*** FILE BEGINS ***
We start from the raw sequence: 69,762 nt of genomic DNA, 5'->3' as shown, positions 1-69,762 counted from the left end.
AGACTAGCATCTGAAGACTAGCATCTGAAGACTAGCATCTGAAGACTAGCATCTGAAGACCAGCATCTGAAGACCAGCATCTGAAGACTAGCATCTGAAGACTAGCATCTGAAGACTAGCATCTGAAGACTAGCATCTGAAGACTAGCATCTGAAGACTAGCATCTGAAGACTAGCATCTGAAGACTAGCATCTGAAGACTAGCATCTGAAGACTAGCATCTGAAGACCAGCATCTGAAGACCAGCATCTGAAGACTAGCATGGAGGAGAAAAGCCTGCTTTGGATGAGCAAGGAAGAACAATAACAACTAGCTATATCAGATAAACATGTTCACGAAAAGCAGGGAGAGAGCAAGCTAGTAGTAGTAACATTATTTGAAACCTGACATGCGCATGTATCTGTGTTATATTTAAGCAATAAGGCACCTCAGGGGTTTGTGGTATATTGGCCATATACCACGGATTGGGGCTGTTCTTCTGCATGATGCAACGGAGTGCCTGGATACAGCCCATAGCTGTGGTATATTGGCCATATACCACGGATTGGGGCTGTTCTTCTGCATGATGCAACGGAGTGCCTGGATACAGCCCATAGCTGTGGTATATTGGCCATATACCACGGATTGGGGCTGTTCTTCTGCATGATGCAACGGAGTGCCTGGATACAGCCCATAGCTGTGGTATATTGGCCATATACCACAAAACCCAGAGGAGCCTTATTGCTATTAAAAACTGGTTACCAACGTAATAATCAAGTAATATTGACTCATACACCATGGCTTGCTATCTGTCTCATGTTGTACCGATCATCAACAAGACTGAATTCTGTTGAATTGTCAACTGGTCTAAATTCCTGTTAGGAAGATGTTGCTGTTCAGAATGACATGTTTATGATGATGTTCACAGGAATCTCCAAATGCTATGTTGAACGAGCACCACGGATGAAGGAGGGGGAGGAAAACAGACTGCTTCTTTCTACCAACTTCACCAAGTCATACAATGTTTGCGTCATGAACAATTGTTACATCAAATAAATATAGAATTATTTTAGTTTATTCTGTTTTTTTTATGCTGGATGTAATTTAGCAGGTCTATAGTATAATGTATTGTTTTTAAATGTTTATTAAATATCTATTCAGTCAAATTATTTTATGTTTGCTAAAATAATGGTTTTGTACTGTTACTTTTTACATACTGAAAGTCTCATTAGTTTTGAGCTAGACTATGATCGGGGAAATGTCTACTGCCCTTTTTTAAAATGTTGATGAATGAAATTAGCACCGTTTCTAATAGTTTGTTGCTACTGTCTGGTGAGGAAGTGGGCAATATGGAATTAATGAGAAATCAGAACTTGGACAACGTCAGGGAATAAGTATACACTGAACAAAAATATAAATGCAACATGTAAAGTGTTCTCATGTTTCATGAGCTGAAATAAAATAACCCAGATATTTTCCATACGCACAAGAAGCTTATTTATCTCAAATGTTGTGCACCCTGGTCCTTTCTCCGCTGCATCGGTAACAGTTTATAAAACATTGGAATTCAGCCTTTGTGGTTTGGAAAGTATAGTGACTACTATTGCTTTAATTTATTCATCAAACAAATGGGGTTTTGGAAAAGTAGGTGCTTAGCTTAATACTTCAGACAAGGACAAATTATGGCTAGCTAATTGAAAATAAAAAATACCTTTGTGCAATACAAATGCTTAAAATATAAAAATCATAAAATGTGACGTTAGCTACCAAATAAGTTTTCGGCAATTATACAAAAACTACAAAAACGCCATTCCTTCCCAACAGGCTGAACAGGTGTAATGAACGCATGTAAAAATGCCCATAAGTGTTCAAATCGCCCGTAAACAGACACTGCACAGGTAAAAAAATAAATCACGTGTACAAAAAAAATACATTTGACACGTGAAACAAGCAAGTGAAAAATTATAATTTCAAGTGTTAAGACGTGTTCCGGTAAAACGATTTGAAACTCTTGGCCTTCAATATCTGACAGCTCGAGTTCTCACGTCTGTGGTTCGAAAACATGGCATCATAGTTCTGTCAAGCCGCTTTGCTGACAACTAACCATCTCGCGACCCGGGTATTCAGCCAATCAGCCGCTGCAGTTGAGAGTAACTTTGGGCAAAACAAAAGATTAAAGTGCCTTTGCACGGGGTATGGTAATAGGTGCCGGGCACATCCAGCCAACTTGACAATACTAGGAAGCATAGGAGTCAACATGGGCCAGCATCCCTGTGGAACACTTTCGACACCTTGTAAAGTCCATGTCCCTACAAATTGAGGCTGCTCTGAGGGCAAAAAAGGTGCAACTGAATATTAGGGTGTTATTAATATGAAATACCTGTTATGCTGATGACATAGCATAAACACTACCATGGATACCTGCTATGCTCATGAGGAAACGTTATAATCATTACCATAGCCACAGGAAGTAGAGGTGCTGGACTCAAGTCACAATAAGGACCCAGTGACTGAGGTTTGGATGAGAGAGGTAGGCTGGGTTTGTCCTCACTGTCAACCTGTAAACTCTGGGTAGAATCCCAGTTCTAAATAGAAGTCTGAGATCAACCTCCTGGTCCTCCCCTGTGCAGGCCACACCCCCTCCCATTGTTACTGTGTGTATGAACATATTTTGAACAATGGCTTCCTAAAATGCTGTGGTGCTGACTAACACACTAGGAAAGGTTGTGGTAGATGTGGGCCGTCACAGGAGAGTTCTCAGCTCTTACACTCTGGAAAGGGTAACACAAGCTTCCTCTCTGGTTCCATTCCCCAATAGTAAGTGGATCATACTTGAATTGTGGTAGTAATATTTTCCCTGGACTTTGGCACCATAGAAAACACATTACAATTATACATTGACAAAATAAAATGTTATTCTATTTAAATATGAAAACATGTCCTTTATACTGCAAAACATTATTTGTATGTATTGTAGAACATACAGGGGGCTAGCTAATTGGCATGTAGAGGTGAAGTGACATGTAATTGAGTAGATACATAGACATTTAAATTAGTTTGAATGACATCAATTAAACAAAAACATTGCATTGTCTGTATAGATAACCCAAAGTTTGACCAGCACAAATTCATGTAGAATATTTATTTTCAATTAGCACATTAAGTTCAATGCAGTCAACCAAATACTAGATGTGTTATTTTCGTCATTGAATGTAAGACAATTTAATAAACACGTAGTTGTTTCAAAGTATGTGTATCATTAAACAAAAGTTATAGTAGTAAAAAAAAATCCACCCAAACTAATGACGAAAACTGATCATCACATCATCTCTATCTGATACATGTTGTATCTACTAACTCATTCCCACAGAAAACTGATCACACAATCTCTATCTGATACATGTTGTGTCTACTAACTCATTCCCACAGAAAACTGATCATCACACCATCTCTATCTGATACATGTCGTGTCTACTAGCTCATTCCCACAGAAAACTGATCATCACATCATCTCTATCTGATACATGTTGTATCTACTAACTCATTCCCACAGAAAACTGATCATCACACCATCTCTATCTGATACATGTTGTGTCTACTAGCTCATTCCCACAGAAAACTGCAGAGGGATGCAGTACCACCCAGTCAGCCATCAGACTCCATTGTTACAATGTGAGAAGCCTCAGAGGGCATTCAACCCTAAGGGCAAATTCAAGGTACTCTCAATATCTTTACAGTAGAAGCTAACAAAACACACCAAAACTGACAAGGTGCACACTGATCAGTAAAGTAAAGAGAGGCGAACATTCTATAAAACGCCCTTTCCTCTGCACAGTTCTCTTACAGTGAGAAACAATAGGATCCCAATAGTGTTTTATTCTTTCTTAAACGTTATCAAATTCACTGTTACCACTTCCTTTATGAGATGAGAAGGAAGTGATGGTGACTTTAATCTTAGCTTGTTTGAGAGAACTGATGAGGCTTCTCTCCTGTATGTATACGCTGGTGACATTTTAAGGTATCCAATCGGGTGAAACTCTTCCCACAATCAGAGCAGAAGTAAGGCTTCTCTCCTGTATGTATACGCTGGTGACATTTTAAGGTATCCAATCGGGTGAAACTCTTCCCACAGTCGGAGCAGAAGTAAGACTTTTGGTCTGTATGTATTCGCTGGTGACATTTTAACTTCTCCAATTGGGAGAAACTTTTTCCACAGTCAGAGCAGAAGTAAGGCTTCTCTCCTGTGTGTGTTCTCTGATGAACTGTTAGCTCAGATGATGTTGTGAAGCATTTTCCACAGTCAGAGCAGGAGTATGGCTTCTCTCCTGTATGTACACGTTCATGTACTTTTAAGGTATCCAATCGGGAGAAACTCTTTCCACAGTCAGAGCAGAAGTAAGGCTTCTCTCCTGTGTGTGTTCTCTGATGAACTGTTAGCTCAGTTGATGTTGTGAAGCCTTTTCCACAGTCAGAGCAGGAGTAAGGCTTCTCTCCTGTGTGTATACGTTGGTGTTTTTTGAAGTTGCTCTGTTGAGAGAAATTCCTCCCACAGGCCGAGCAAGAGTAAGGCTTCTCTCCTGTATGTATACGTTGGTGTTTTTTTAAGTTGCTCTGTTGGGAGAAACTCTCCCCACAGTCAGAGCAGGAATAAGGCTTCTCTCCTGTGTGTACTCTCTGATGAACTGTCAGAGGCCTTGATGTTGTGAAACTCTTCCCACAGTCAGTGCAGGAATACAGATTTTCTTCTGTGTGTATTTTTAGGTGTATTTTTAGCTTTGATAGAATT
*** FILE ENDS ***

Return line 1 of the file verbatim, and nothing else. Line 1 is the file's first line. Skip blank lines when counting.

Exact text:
We start from the raw sequence: 69,762 nt of genomic DNA, 5'->3' as shown, positions 1-69,762 counted from the left end.